But some, seeing the change as a step backward for targeting, have unfairly found fault with the update. Enhanced Campaigns eliminates confusion by changing locations of settings.  Many have said that the “mobile-only campaign” has disappeared from AdWords. On the contrary, AdWords provides a checkbox to help Google figure out what device an ad should be shown. Furthermore, ads with extensions such as App Store downloads that only make sense on certain mobile carriers and operating systems will be automatically targeted to those devices.

There’s also some worry about other platforms following suit. As BingAds has matured as a platform and international search engines have found monetization easier with cost-per-click ad auctions, it might follow that this grand experiment by Google will shape the industry. Yet BingAds has tried to forge its own path in the paid search realm; I can’t see them blindly following Google with its targeting any more than it already has — to wit, only slightly. But while the industry as a whole might not change, it is important to note the Google has over search ads, especially on mobile devices.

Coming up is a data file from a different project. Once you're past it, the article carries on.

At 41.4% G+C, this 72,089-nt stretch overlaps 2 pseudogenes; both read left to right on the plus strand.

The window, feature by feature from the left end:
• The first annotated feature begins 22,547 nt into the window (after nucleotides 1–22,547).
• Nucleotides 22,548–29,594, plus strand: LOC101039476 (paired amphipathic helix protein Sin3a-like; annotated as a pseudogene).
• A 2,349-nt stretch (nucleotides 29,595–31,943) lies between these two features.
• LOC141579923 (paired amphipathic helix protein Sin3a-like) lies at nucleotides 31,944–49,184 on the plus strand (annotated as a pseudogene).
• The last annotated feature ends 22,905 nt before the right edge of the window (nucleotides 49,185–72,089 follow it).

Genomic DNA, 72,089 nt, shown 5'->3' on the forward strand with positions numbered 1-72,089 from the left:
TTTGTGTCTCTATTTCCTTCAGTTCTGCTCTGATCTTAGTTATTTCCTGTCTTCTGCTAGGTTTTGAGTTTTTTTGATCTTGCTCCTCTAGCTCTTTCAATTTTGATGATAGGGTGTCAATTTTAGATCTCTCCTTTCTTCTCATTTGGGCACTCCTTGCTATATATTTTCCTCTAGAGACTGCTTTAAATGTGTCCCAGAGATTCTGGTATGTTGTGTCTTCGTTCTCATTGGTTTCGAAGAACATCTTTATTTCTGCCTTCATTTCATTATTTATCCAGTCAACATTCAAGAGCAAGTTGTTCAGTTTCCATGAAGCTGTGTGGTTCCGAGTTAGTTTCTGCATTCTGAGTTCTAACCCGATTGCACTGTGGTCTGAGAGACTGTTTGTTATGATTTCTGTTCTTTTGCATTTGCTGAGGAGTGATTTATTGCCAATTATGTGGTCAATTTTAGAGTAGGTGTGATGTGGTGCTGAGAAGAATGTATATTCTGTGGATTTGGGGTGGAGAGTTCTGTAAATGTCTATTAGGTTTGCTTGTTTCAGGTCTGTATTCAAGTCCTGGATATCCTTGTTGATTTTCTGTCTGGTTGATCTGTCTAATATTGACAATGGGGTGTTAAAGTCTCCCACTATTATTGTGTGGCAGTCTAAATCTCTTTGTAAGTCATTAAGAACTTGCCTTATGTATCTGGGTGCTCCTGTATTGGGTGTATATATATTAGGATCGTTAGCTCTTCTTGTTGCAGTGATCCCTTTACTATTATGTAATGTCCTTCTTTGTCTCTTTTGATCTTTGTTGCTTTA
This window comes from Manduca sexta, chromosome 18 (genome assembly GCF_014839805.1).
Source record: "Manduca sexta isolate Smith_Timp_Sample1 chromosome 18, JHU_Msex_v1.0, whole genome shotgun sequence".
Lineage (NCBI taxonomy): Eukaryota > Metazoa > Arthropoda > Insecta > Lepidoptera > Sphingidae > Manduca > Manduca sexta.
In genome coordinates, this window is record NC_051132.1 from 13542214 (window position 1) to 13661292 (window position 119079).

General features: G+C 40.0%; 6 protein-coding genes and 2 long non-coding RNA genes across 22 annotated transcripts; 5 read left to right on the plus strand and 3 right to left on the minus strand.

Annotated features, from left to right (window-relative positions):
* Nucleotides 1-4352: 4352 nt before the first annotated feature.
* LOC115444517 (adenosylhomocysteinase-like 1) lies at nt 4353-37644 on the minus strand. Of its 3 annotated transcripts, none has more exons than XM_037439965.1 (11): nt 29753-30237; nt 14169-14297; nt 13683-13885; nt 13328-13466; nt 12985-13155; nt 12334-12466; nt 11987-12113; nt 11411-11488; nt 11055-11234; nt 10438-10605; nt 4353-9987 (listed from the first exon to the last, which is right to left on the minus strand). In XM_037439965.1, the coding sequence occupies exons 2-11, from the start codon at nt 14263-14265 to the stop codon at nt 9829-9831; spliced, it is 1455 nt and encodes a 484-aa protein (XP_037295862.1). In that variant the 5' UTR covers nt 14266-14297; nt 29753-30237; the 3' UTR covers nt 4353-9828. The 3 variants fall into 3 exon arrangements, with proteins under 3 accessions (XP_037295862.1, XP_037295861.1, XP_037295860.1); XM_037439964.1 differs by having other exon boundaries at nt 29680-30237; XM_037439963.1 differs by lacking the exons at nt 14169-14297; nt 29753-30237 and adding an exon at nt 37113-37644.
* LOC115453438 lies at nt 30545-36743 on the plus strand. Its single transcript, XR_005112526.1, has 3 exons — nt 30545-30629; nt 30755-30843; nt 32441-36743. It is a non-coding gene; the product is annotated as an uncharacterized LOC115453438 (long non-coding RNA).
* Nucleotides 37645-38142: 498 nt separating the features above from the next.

How to Win with AdWords Enhanced Campaigns

Best practices can already be parsed out from what has been released about AdWords Enhanced Campaigns, but they aren’t necessarily far divorced from current ones.

  1. Follow Google’s guide to transitioning your account to Enhanced Campaigns
  2. Be sure to take advantage of all appropriate ad extensions, which allow you to target you ads appropriately to device and location
  3. Ensure you’re using the most up-to-date version of AdWords Editor to effectively Enhance your Campaigns.
  4. Anticipate a variety of devices coming to your site by providing dynamic content and alternate conversion paths based on device
  5. Provide natural redirection to and from your mobile site if it’s required for your business to avoid issues when desktop ads show on mobile or vice versa
  6. Now more than ever, bid appropriately for your location, device, and time of day — the best strategy in a second-price auction like AdWords is to bid what that website visit is actually worth to you

We’re looking forward to learning more as marketers start experimenting with these new tools. What do you think? Will this change the way you’re doing PPC?